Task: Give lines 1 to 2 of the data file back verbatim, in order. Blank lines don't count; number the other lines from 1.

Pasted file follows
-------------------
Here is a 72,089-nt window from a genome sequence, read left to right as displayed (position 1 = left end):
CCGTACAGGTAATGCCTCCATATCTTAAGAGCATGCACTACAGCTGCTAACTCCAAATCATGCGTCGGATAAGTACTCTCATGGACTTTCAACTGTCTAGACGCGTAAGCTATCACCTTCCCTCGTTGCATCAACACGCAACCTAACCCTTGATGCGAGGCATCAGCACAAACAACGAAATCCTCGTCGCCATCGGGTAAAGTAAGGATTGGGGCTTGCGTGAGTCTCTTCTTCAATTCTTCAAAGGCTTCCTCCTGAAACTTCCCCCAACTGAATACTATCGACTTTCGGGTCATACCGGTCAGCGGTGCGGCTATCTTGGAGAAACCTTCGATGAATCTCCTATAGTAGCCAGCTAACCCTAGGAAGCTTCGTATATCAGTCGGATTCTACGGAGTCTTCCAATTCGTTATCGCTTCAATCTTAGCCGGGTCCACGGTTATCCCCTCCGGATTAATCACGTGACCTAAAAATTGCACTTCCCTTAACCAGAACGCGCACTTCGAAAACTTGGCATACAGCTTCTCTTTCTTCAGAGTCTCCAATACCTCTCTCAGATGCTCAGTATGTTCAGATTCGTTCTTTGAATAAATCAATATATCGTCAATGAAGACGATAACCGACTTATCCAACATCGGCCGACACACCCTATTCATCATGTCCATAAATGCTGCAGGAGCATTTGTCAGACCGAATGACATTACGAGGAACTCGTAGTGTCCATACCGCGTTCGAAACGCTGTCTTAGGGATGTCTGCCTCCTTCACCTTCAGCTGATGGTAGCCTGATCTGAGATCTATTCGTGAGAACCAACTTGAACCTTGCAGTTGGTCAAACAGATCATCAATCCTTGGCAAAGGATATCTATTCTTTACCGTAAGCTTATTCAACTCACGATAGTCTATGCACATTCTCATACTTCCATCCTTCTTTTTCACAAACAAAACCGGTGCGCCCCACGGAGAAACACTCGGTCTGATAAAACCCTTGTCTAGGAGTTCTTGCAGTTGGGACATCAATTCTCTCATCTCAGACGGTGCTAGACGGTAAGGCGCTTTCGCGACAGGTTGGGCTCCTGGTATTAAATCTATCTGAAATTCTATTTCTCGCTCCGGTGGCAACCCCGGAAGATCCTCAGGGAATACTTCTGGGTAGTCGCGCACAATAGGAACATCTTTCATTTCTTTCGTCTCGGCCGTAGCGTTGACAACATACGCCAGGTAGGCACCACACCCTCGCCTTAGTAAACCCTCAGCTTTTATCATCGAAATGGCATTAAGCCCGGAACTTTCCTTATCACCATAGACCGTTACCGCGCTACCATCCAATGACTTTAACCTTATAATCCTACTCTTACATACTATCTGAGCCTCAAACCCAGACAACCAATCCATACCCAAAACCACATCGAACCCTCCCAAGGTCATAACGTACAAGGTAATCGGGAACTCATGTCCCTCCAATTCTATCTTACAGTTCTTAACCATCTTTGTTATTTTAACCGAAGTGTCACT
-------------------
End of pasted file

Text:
Here is a 72,089-nt window from a genome sequence, read left to right as displayed (position 1 = left end):
CCGTACAGGTAATGCCTCCATATCTTAAGAGCATGCACTACAGCTGCTAACTCCAAATCATGCGTCGGATAAGTACTCTCATGGACTTTCAACTGTCTAGACGCGTAAGCTATCACCTTCCCTCGTTGCATCAACACGCAACCTAACCCTTGATGCGAGGCATCAGCACAAACAACGAAATCCTCGTCGCCATCGGGTAAAGTAAGGATTGGGGCTTGCGTGAGTCTCTTCTTCAATTCTTCAAAGGCTTCCTCCTGAAACTTCCCCCAACTGAATACTATCGACTTTCGGGTCATACCGGTCAGCGGTGCGGCTATCTTGGAGAAACCTTCGATGAATCTCCTATAGTAGCCAGCTAACCCTAGGAAGCTTCGTATATCAGTCGGATTCTACGGAGTCTTCCAATTCGTTATCGCTTCAATCTTAGCCGGGTCCACGGTTATCCCCTCCGGATTAATCACGTGACCTAAAAATTGCACTTCCCTTAACCAGAACGCGCACTTCGAAAACTTGGCATACAGCTTCTCTTTCTTCAGAGTCTCCAATACCTCTCTCAGATGCTCAGTATGTTCAGATTCGTTCTTTGAATAAATCAATATATCGTCAATGAAGACGATAACCGACTTATCCAACATCGGCCGACACACCCTATTCATCATGTCCATAAATGCTGCAGGAGCATTTGTCAGACCGAATGACATTACGAGGAACTCGTAGTGTCCATACCGCGTTCGAAACGCTGTCTTAGGGATGTCTGCCTCCTTCACCTTCAGCTGATGGTAGCCTGATCTGAGATCTATTCGTGAGAACCAACTTGAACCTTGCAGTTGGTCAAACAGATCATCAATCCTTGGCAAAGGATATCTATTCTTTACCGTAAGCTTATTCAACTCACGATAGTCTATGCACATTCTCATACTTCCATCCTTCTTTTTCACAAACAAAACCGGTGCGCCCCACGGAGAAACACTCGGTCTGATAAAACCCTTGTCTAGGAGTTCTTGCAGTTGGGACATCAATTCTCTCATCTCAGACGGTGCTAGACGGTAAGGCGCTTTCGCGACAGGTTGGGCTCCTGGTATTAAATCTATCTGAAATTCTATTTCTCGCTCCGGTGGCAACCCCGGAAGATCCTCAGGGAATACTTCTGGGTAGTCGCGCACAATAGGAACATCTTTCATTTCTTTCGTCTCGGCCGTAGCGTTGACAACATACGCCAGGTAGGCACCACACCCTCGCCTTAGTAAACCCTCAGCTTTTATCATCGAAATGGCATTAAGCCCGGAACTTTCCTTATCACCATAGACCGTTACCGCGCTACCATCCAATGACTTTAACCTTATAATCCTACTCTTACATACTATCTGAGCCTCAAACCCAGACAACCAATCCATACCCAAAACCACATCGAACCCTCCCAAGGTCATAACGTACAAGGTAATCGGGAACTCATGTCCCTCCAATTCTATCTTACAGTTCTTAACCATCTTTGTTATTTTAACCGAAGTGTCACT